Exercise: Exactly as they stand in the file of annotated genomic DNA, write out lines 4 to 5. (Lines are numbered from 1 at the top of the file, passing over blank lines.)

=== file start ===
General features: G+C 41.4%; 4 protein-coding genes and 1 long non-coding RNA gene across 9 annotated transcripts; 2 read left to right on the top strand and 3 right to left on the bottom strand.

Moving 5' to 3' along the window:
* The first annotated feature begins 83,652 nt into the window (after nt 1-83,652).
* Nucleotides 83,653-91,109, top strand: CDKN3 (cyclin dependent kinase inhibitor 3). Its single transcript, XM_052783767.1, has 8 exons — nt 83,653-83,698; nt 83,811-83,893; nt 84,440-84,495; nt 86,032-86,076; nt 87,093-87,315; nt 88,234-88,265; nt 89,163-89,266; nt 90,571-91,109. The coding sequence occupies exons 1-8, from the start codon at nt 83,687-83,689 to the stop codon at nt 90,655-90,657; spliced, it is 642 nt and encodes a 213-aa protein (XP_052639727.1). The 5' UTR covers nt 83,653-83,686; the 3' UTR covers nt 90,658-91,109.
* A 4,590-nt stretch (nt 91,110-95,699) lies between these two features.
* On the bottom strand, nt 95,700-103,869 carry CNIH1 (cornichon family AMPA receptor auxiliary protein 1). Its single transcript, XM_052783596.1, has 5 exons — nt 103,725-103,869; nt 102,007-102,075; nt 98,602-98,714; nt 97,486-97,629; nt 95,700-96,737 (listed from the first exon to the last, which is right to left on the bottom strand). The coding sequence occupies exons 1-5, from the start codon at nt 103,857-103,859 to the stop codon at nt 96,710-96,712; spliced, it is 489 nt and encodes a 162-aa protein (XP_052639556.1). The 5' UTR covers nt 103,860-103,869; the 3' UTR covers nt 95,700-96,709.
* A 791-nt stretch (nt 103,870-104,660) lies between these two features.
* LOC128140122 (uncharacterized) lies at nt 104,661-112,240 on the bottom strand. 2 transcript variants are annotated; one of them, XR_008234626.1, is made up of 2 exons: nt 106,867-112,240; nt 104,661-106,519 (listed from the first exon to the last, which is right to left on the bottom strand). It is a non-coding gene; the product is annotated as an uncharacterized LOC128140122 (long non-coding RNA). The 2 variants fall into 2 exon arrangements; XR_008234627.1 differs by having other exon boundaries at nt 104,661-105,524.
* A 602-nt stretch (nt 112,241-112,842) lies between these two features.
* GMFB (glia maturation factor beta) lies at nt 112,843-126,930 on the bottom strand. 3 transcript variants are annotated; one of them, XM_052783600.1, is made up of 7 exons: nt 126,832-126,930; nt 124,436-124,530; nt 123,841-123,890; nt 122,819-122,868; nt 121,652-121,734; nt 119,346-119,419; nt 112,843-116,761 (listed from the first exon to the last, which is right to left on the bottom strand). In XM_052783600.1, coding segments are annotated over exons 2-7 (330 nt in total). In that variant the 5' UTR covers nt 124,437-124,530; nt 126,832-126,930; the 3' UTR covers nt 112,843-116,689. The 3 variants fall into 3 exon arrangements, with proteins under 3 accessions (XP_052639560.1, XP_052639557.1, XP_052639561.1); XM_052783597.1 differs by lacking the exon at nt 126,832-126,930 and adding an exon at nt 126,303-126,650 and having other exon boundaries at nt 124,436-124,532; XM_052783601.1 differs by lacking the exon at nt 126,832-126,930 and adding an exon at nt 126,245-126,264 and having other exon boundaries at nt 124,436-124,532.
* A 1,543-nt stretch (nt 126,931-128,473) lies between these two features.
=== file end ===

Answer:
* Nucleotides 83,653-91,109, top strand: CDKN3 (cyclin dependent kinase inhibitor 3). Its single transcript, XM_052783767.1, has 8 exons — nt 83,653-83,698; nt 83,811-83,893; nt 84,440-84,495; nt 86,032-86,076; nt 87,093-87,315; nt 88,234-88,265; nt 89,163-89,266; nt 90,571-91,109. The coding sequence occupies exons 1-8, from the start codon at nt 83,687-83,689 to the stop codon at nt 90,655-90,657; spliced, it is 642 nt and encodes a 213-aa protein (XP_052639727.1). The 5' UTR covers nt 83,653-83,686; the 3' UTR covers nt 90,658-91,109.
* A 4,590-nt stretch (nt 91,110-95,699) lies between these two features.